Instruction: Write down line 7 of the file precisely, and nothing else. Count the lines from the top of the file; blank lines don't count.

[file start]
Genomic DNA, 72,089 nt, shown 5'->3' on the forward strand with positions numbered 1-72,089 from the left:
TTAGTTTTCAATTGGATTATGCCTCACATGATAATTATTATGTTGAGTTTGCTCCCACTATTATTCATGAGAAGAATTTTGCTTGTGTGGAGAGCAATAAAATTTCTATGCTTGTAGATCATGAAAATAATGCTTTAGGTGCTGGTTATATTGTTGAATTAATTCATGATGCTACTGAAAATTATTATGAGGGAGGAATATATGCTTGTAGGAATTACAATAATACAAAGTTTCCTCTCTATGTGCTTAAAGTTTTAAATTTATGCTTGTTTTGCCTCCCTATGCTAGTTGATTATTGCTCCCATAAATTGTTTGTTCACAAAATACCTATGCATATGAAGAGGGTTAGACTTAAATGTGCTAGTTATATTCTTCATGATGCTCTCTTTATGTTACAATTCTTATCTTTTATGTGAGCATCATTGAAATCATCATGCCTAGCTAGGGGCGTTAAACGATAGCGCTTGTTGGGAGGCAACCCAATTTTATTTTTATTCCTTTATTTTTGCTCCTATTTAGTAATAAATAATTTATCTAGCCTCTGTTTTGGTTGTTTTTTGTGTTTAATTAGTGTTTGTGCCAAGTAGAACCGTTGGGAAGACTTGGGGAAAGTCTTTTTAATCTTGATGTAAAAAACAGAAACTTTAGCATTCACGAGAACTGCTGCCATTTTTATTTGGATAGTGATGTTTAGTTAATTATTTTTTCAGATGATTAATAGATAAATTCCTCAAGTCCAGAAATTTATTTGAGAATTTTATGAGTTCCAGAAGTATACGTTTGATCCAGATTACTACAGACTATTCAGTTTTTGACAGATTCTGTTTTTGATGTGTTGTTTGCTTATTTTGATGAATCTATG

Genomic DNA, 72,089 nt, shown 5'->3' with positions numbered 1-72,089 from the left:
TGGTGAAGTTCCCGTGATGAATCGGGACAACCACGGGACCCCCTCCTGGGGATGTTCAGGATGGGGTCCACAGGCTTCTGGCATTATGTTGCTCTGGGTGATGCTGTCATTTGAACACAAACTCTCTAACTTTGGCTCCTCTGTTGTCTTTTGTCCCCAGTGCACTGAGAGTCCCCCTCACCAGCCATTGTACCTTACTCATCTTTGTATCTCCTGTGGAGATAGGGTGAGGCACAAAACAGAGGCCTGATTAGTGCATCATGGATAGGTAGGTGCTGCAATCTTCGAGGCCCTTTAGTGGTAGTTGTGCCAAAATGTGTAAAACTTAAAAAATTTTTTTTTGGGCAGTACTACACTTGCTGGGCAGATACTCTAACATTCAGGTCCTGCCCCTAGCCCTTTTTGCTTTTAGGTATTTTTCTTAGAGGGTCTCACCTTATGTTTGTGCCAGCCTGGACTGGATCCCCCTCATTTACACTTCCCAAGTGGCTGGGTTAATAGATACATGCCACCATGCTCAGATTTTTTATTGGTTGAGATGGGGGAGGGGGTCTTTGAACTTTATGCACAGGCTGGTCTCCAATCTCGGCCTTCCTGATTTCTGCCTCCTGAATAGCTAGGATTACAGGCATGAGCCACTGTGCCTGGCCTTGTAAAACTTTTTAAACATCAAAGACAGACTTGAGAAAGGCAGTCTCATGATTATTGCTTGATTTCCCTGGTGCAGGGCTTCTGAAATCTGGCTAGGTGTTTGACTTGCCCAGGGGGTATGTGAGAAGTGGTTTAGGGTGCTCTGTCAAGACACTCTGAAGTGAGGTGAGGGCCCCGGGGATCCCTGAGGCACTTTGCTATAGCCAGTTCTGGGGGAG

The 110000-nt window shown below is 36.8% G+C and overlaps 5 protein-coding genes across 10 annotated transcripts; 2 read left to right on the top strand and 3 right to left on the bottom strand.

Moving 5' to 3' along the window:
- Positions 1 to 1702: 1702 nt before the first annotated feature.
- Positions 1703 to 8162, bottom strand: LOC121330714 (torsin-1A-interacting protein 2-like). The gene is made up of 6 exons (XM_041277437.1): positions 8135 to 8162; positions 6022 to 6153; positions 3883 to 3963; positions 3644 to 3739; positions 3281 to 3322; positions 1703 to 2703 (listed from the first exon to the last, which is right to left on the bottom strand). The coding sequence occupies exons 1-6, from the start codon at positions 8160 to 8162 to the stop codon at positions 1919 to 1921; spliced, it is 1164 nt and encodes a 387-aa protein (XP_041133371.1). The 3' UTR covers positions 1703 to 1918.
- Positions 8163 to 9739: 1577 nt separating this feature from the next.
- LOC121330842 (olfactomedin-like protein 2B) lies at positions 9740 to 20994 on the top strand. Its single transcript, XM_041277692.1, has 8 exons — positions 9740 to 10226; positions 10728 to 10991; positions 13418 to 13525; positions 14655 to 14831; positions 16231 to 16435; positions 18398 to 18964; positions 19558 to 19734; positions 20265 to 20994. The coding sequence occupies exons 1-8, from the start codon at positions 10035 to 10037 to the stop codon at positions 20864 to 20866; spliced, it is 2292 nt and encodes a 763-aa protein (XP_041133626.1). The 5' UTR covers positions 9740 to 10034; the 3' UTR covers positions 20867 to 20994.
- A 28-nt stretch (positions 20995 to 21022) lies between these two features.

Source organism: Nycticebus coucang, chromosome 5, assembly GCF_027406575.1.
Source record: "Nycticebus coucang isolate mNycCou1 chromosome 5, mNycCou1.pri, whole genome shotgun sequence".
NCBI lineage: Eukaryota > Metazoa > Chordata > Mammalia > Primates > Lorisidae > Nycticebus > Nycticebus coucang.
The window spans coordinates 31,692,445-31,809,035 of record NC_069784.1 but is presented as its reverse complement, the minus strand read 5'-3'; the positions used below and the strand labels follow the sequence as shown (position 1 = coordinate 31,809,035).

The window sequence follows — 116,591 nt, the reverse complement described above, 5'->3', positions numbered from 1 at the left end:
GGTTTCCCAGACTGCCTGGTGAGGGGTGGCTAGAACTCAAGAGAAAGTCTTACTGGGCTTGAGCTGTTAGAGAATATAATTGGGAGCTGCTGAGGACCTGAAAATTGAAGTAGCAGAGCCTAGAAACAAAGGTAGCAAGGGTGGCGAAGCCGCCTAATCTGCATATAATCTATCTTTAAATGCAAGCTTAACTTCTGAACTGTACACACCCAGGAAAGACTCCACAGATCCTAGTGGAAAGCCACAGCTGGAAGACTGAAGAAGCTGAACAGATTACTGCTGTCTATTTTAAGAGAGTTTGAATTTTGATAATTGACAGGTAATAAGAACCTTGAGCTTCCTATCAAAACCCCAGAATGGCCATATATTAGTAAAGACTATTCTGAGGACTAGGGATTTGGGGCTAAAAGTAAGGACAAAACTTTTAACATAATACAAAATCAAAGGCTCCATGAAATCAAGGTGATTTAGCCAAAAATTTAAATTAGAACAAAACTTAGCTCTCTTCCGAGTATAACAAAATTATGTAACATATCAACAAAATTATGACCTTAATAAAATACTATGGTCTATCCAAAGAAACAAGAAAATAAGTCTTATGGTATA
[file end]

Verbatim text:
- Positions 1 to 1702: 1702 nt before the first annotated feature.